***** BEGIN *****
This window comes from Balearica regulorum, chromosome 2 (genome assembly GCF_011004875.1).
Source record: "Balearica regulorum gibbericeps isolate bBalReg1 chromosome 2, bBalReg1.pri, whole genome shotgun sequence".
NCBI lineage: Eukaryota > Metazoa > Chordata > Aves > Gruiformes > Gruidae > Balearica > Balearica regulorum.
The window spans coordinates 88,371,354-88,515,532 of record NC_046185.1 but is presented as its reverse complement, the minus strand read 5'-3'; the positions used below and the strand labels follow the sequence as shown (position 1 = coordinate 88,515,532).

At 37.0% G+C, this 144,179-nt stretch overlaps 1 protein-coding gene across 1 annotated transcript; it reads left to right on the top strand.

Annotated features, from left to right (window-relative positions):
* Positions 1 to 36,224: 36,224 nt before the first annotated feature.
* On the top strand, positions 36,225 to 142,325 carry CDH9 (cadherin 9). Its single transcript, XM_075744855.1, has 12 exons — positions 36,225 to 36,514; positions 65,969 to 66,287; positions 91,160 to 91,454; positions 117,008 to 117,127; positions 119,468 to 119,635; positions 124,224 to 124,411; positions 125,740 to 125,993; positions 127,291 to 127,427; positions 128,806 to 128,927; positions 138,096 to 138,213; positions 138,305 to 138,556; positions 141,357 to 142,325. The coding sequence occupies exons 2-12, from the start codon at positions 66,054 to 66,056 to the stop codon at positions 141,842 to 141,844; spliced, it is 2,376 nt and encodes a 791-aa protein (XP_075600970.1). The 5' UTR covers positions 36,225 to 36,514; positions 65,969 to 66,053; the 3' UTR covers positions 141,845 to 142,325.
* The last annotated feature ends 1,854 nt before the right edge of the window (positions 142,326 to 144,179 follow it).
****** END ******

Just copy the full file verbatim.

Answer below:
This window comes from Balearica regulorum, chromosome 2 (genome assembly GCF_011004875.1).
Source record: "Balearica regulorum gibbericeps isolate bBalReg1 chromosome 2, bBalReg1.pri, whole genome shotgun sequence".
NCBI lineage: Eukaryota > Metazoa > Chordata > Aves > Gruiformes > Gruidae > Balearica > Balearica regulorum.
The window spans coordinates 88,371,354-88,515,532 of record NC_046185.1 but is presented as its reverse complement, the minus strand read 5'-3'; the positions used below and the strand labels follow the sequence as shown (position 1 = coordinate 88,515,532).

At 37.0% G+C, this 144,179-nt stretch overlaps 1 protein-coding gene across 1 annotated transcript; it reads left to right on the top strand.

Annotated features, from left to right (window-relative positions):
* Positions 1 to 36,224: 36,224 nt before the first annotated feature.
* On the top strand, positions 36,225 to 142,325 carry CDH9 (cadherin 9). Its single transcript, XM_075744855.1, has 12 exons — positions 36,225 to 36,514; positions 65,969 to 66,287; positions 91,160 to 91,454; positions 117,008 to 117,127; positions 119,468 to 119,635; positions 124,224 to 124,411; positions 125,740 to 125,993; positions 127,291 to 127,427; positions 128,806 to 128,927; positions 138,096 to 138,213; positions 138,305 to 138,556; positions 141,357 to 142,325. The coding sequence occupies exons 2-12, from the start codon at positions 66,054 to 66,056 to the stop codon at positions 141,842 to 141,844; spliced, it is 2,376 nt and encodes a 791-aa protein (XP_075600970.1). The 5' UTR covers positions 36,225 to 36,514; positions 65,969 to 66,053; the 3' UTR covers positions 141,845 to 142,325.
* The last annotated feature ends 1,854 nt before the right edge of the window (positions 142,326 to 144,179 follow it).